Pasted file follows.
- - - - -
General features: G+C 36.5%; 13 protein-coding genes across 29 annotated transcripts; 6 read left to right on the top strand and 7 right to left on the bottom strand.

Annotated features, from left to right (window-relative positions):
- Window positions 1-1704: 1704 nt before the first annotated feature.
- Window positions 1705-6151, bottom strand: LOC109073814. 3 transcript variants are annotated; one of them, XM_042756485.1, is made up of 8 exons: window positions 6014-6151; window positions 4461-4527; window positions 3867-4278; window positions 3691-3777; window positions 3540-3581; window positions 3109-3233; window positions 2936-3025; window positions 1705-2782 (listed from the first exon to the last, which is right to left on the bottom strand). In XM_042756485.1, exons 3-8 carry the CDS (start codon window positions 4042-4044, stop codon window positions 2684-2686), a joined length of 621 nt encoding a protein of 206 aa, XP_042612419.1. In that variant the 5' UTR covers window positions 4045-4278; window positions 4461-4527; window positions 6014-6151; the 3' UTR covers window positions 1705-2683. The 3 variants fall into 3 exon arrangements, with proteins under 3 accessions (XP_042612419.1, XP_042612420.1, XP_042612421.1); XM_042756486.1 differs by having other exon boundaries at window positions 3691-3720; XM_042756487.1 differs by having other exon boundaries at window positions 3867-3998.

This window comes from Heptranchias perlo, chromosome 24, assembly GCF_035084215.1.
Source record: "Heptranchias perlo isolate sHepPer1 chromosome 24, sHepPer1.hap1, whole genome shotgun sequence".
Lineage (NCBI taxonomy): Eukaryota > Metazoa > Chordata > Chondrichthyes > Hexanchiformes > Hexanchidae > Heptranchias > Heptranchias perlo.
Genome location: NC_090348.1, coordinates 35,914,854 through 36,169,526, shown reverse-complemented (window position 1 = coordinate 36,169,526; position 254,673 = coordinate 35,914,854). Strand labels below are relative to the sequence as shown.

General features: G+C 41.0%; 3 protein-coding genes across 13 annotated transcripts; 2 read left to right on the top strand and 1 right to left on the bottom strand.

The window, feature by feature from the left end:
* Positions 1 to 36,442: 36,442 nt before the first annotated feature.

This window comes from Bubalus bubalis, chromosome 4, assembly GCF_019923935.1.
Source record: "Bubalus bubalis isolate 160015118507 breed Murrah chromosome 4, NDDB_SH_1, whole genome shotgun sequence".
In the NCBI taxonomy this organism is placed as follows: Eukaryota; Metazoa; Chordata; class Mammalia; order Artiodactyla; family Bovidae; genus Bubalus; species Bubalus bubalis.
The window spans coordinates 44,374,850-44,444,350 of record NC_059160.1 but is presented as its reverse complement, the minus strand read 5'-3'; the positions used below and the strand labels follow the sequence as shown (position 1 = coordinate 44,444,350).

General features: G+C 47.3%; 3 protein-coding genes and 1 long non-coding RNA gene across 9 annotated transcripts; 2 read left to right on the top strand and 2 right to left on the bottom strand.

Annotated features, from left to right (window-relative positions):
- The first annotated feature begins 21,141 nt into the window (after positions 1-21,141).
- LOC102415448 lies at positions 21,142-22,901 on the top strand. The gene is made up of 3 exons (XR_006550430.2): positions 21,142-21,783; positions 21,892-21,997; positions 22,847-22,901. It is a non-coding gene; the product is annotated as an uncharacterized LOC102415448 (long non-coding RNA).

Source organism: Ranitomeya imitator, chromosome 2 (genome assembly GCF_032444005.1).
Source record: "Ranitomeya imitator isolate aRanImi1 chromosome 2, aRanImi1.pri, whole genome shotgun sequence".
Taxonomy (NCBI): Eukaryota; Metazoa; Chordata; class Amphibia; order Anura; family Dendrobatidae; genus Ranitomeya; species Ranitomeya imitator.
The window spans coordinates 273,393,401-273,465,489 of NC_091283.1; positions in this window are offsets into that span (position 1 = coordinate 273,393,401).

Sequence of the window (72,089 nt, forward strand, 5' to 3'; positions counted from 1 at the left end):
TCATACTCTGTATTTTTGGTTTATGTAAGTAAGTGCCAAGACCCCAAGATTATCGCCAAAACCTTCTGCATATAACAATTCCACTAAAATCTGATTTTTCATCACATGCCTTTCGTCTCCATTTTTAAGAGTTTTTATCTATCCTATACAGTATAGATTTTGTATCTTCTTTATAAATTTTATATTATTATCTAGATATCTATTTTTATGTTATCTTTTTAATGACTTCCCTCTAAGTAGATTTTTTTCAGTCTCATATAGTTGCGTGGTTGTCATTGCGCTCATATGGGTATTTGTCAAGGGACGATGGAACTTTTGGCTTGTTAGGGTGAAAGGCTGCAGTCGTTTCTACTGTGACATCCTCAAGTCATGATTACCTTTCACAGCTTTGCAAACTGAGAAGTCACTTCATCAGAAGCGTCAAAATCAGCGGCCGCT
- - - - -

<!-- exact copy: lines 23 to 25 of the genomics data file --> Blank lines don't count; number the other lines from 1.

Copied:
The window spans coordinates 273,393,401-273,465,489 of NC_091283.1; positions in this window are offsets into that span (position 1 = coordinate 273,393,401).

Sequence of the window (72,089 nt, forward strand, 5' to 3'; positions counted from 1 at the left end):
TCATACTCTGTATTTTTGGTTTATGTAAGTAAGTGCCAAGACCCCAAGATTATCGCCAAAACCTTCTGCATATAACAATTCCACTAAAATCTGATTTTTCATCACATGCCTTTCGTCTCCATTTTTAAGAGTTTTTATCTATCCTATACAGTATAGATTTTGTATCTTCTTTATAAATTTTATATTATTATCTAGATATCTATTTTTATGTTATCTTTTTAATGACTTCCCTCTAAGTAGATTTTTTTCAGTCTCATATAGTTGCGTGGTTGTCATTGCGCTCATATGGGTATTTGTCAAGGGACGATGGAACTTTTGGCTTGTTAGGGTGAAAGGCTGCAGTCGTTTCTACTGTGACATCCTCAAGTCATGATTACCTTTCACAGCTTTGCAAACTGAGAAGTCACTTCATCAGAAGCGTCAAAATCAGCGGCCGCT